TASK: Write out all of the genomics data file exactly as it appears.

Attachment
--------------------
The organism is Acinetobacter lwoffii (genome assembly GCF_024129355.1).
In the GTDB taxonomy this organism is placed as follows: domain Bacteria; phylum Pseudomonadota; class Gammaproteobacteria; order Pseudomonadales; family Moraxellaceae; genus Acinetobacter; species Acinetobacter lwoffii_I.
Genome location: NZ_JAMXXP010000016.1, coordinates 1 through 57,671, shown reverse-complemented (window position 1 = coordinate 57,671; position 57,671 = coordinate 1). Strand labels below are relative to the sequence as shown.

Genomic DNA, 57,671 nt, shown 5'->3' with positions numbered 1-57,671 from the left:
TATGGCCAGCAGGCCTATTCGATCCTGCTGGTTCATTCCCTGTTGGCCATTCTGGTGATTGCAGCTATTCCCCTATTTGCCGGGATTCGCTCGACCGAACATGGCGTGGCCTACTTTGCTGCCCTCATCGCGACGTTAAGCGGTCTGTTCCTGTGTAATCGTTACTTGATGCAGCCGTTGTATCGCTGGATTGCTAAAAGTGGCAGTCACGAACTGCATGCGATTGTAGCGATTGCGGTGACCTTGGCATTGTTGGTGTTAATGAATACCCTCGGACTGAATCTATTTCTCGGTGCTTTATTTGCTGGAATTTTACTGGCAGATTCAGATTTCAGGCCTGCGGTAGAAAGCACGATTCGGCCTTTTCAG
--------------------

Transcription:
The organism is Acinetobacter lwoffii (genome assembly GCF_024129355.1).
In the GTDB taxonomy this organism is placed as follows: domain Bacteria; phylum Pseudomonadota; class Gammaproteobacteria; order Pseudomonadales; family Moraxellaceae; genus Acinetobacter; species Acinetobacter lwoffii_I.
Genome location: NZ_JAMXXP010000016.1, coordinates 1 through 57,671, shown reverse-complemented (window position 1 = coordinate 57,671; position 57,671 = coordinate 1). Strand labels below are relative to the sequence as shown.

Genomic DNA, 57,671 nt, shown 5'->3' with positions numbered 1-57,671 from the left:
TATGGCCAGCAGGCCTATTCGATCCTGCTGGTTCATTCCCTGTTGGCCATTCTGGTGATTGCAGCTATTCCCCTATTTGCCGGGATTCGCTCGACCGAACATGGCGTGGCCTACTTTGCTGCCCTCATCGCGACGTTAAGCGGTCTGTTCCTGTGTAATCGTTACTTGATGCAGCCGTTGTATCGCTGGATTGCTAAAAGTGGCAGTCACGAACTGCATGCGATTGTAGCGATTGCGGTGACCTTGGCATTGTTGGTGTTAATGAATACCCTCGGACTGAATCTATTTCTCGGTGCTTTATTTGCTGGAATTTTACTGGCAGATTCAGATTTCAGGCCTGCGGTAGAAAGCACGATTCGGCCTTTTCAG